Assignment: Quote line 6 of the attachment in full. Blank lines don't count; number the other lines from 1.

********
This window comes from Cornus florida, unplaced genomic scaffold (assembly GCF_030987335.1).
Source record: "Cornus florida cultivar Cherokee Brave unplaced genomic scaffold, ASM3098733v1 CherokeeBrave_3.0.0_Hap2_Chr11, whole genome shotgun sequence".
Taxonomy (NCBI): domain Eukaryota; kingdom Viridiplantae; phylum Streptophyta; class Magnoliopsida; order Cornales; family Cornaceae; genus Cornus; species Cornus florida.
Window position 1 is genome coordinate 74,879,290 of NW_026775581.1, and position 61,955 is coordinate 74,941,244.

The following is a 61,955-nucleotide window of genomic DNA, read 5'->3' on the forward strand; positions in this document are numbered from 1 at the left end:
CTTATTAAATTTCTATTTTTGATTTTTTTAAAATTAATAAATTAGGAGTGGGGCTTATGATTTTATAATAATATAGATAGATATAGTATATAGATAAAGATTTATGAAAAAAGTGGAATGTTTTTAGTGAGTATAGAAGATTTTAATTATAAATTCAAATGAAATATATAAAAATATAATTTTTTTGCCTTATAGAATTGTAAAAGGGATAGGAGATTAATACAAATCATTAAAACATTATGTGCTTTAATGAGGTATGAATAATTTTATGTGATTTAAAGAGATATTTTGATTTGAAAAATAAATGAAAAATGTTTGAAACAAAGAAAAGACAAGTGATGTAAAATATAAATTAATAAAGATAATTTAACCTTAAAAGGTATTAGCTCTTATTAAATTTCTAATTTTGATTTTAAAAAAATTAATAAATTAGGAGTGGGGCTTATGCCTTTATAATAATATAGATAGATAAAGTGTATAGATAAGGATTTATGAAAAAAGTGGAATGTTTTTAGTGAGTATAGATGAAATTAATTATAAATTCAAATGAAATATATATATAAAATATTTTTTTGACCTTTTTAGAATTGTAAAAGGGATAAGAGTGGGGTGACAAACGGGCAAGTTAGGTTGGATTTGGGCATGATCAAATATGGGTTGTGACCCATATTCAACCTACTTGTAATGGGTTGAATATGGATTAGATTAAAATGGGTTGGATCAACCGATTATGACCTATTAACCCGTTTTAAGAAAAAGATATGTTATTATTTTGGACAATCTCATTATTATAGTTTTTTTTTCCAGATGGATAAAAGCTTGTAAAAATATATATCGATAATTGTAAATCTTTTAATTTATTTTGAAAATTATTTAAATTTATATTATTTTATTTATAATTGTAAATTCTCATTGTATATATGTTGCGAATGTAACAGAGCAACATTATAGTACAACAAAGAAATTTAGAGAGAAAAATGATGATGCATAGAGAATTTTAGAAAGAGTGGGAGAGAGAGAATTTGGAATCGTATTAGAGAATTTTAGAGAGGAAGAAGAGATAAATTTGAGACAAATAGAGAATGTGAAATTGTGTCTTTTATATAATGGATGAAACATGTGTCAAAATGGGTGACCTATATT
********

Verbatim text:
CTTATTAAATTTCTATTTTTGATTTTTTTAAAATTAATAAATTAGGAGTGGGGCTTATGATTTTATAATAATATAGATAGATATAGTATATAGATAAAGATTTATGAAAAAAGTGGAATGTTTTTAGTGAGTATAGAAGATTTTAATTATAAATTCAAATGAAATATATAAAAATATAATTTTTTTGCCTTATAGAATTGTAAAAGGGATAGGAGATTAATACAAATCATTAAAACATTATGTGCTTTAATGAGGTATGAATAATTTTATGTGATTTAAAGAGATATTTTGATTTGAAAAATAAATGAAAAATGTTTGAAACAAAGAAAAGACAAGTGATGTAAAATATAAATTAATAAAGATAATTTAACCTTAAAAGGTATTAGCTCTTATTAAATTTCTAATTTTGATTTTAAAAAAATTAATAAATTAGGAGTGGGGCTTATGCCTTTATAATAATATAGATAGATAAAGTGTATAGATAAGGATTTATGAAAAAAGTGGAATGTTTTTAGTGAGTATAGATGAAATTAATTATAAATTCAAATGAAATATATATATAAAATATTTTTTTGACCTTTTTAGAATTGTAAAAGGGATAAGAGTGGGGTGACAAACGGGCAAGTTAGGTTGGATTTGGGCATGATCAAATATGGGTTGTGACCCATATTCAACCTACTTGTAATGGGTTGAATATGGATTAGATTAAAATGGGTTGGATCAACCGATTATGACCTATTAACCCGTTTTAAGAAAAAGATATGTTATTATTTTGGACAATCTCATTATTATAGTTTTTTTTTCCAGATGGATAAAAGCTTGTAAAAATATATATCGATAATTGTAAATCTTTTAATTTATTTTGAAAATTATTTAAATTTATATTATTTTATTTATAATTGTAAATTCTCATTGTATATATGTTGCGAATGTAACAGAGCAACATTATAGTACAACAAAGAAATTTAGAGAGAAAAATGATGATGCATAGAGAATTTTAGAAAGAGTGGGAGAGAGAGAATTTGGAATCGTATTAGAGAATTTTAGAGAGGAAGAAGAGATAAATTTGAGACAAATAGAGAATGTGAAATTGTGTCTTTTATATAATGGATGAAACATGTGTCAAAATGGGTGACCTATATT